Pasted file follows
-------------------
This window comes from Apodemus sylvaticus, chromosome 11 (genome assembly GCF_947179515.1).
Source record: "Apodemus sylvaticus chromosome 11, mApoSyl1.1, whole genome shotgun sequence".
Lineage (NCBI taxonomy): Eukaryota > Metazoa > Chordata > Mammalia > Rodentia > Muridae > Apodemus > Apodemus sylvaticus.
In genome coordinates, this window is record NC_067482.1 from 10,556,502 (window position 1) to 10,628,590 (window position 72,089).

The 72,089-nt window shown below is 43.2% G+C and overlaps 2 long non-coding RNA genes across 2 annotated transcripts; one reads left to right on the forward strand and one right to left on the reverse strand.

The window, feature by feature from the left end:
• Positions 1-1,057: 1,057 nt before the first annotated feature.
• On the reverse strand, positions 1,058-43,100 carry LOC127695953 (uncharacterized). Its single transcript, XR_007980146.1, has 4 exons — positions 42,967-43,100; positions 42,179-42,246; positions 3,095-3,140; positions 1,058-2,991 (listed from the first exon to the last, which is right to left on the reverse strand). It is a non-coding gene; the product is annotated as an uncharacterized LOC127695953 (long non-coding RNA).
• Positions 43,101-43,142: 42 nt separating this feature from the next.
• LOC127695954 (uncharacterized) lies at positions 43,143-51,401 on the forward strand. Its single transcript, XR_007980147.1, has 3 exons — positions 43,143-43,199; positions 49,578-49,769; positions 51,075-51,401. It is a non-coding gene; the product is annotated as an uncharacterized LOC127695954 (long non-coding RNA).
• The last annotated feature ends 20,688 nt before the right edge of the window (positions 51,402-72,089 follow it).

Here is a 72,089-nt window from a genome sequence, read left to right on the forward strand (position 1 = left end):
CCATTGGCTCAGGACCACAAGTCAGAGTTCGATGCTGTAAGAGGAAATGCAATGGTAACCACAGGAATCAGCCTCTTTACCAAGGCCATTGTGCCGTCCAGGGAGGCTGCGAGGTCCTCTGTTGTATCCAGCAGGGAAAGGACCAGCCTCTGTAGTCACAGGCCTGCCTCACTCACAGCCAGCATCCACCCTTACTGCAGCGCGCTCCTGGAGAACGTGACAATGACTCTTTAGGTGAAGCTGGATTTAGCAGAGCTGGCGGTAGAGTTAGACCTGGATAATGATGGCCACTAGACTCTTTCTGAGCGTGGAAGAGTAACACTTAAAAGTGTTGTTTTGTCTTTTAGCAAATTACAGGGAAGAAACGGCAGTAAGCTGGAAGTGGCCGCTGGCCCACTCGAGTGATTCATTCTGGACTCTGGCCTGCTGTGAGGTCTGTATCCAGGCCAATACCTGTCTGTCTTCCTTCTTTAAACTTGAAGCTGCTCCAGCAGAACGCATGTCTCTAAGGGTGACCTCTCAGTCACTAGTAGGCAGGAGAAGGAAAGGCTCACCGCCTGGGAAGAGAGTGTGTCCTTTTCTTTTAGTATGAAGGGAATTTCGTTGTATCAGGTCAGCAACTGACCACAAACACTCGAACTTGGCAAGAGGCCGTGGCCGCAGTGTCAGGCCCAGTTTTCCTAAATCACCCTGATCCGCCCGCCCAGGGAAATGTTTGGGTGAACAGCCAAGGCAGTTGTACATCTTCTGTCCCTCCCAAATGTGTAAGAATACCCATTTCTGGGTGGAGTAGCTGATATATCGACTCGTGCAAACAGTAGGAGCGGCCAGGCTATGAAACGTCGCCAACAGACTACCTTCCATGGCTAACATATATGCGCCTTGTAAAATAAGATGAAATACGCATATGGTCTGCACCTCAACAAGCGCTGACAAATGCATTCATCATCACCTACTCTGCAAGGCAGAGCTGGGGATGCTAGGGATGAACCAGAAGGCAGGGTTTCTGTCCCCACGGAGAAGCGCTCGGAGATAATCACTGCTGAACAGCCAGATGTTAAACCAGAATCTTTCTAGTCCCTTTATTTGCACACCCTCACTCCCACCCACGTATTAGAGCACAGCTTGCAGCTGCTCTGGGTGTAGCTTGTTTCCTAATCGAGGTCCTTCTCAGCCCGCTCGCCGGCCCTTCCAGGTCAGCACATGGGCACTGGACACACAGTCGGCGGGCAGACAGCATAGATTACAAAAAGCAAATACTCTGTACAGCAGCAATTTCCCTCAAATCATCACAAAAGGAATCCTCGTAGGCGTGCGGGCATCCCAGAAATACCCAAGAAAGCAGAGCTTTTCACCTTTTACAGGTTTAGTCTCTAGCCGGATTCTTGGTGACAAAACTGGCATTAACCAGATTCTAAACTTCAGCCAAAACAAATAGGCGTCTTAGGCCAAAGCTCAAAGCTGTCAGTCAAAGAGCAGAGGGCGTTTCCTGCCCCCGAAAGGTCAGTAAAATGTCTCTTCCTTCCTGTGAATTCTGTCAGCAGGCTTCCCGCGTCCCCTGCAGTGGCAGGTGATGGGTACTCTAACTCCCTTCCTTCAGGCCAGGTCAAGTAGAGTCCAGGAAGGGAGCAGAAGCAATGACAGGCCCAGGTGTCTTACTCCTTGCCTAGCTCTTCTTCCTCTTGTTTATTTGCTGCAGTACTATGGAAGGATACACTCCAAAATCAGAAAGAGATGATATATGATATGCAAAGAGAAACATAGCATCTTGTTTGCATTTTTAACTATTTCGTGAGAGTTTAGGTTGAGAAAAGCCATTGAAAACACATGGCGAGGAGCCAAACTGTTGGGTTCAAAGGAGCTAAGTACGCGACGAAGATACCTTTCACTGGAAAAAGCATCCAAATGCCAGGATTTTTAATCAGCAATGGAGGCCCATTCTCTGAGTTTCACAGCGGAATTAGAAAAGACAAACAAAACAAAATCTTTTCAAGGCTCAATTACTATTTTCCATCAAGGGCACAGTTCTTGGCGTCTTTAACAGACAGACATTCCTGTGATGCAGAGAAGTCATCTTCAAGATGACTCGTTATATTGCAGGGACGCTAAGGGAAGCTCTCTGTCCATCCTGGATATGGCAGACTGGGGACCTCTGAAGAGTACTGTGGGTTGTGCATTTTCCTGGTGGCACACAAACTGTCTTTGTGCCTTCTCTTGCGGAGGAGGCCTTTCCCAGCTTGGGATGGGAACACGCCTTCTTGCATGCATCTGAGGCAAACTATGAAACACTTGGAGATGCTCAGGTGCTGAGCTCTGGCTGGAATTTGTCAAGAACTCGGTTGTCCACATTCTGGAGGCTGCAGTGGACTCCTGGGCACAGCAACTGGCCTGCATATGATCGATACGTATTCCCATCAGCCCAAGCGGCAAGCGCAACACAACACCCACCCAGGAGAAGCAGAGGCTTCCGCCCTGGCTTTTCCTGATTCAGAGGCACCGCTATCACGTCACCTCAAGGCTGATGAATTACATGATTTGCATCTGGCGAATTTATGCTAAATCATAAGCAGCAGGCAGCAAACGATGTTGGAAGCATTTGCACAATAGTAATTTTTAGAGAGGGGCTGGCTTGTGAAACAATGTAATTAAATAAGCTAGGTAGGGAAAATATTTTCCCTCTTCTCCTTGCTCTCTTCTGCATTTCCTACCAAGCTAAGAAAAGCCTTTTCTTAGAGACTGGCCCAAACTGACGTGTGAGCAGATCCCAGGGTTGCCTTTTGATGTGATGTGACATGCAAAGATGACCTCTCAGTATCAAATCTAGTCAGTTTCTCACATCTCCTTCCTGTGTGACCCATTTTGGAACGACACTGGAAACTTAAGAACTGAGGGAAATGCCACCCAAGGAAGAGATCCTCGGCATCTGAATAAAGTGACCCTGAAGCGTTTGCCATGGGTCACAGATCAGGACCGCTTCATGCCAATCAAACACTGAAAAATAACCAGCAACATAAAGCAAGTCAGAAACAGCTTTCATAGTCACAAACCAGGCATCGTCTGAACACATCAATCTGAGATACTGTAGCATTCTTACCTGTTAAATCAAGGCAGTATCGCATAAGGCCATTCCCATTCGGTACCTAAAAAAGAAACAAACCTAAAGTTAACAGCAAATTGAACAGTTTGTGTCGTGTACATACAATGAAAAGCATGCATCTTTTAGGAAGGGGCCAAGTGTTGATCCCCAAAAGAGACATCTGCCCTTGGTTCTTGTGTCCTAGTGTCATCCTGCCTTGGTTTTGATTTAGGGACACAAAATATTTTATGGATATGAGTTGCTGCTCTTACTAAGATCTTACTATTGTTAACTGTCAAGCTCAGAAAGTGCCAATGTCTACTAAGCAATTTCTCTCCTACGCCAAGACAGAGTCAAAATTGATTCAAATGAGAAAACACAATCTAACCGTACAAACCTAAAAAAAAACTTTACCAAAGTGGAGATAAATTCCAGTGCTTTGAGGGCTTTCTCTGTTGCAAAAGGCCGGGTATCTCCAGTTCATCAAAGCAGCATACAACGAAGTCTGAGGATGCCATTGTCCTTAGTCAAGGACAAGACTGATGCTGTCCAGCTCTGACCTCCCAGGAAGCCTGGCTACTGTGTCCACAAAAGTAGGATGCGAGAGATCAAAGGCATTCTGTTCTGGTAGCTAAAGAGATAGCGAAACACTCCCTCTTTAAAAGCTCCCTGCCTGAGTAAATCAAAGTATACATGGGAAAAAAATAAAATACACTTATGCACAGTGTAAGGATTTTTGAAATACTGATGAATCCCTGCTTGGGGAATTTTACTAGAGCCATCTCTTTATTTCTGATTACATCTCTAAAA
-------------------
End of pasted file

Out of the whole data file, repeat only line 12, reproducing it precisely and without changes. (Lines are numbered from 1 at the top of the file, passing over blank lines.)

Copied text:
Here is a 72,089-nt window from a genome sequence, read left to right on the forward strand (position 1 = left end):